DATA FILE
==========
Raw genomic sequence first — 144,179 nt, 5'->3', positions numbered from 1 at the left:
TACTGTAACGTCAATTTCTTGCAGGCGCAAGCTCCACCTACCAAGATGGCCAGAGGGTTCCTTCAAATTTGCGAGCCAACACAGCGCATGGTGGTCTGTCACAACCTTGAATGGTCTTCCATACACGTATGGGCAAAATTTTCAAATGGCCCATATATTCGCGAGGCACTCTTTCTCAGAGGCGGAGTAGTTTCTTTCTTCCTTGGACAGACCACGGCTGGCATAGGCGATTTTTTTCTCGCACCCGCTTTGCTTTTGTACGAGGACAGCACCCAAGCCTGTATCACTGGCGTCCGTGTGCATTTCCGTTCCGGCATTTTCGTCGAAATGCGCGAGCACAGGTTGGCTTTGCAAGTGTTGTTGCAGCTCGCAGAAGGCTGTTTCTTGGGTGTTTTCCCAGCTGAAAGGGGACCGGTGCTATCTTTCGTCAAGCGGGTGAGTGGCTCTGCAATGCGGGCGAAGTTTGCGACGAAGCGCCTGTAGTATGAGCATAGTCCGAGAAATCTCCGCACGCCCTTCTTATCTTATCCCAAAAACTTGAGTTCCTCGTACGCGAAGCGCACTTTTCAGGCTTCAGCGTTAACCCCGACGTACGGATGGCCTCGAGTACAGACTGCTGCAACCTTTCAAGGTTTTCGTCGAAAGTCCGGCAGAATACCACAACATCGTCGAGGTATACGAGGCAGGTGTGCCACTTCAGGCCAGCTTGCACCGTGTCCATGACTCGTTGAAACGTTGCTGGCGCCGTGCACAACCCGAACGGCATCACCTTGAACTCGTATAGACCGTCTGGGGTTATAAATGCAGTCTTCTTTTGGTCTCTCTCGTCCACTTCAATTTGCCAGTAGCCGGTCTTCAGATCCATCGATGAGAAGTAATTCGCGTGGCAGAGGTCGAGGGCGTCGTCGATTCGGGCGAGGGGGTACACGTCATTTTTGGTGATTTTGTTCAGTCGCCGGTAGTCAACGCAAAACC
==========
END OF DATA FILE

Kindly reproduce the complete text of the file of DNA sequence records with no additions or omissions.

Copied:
Raw genomic sequence first — 144,179 nt, 5'->3', positions numbered from 1 at the left:
TACTGTAACGTCAATTTCTTGCAGGCGCAAGCTCCACCTACCAAGATGGCCAGAGGGTTCCTTCAAATTTGCGAGCCAACACAGCGCATGGTGGTCTGTCACAACCTTGAATGGTCTTCCATACACGTATGGGCAAAATTTTCAAATGGCCCATATATTCGCGAGGCACTCTTTCTCAGAGGCGGAGTAGTTTCTTTCTTCCTTGGACAGACCACGGCTGGCATAGGCGATTTTTTTCTCGCACCCGCTTTGCTTTTGTACGAGGACAGCACCCAAGCCTGTATCACTGGCGTCCGTGTGCATTTCCGTTCCGGCATTTTCGTCGAAATGCGCGAGCACAGGTTGGCTTTGCAAGTGTTGTTGCAGCTCGCAGAAGGCTGTTTCTTGGGTGTTTTCCCAGCTGAAAGGGGACCGGTGCTATCTTTCGTCAAGCGGGTGAGTGGCTCTGCAATGCGGGCGAAGTTTGCGACGAAGCGCCTGTAGTATGAGCATAGTCCGAGAAATCTCCGCACGCCCTTCTTATCTTATCCCAAAAACTTGAGTTCCTCGTACGCGAAGCGCACTTTTCAGGCTTCAGCGTTAACCCCGACGTACGGATGGCCTCGAGTACAGACTGCTGCAACCTTTCAAGGTTTTCGTCGAAAGTCCGGCAGAATACCACAACATCGTCGAGGTATACGAGGCAGGTGTGCCACTTCAGGCCAGCTTGCACCGTGTCCATGACTCGTTGAAACGTTGCTGGCGCCGTGCACAACCCGAACGGCATCACCTTGAACTCGTATAGACCGTCTGGGGTTATAAATGCAGTCTTCTTTTGGTCTCTCTCGTCCACTTCAATTTGCCAGTAGCCGGTCTTCAGATCCATCGATGAGAAGTAATTCGCGTGGCAGAGGTCGAGGGCGTCGTCGATTCGGGCGAGGGGGTACACGTCATTTTTGGTGATTTTGTTCAGTCGCCGGTAGTCAACGCAAAACC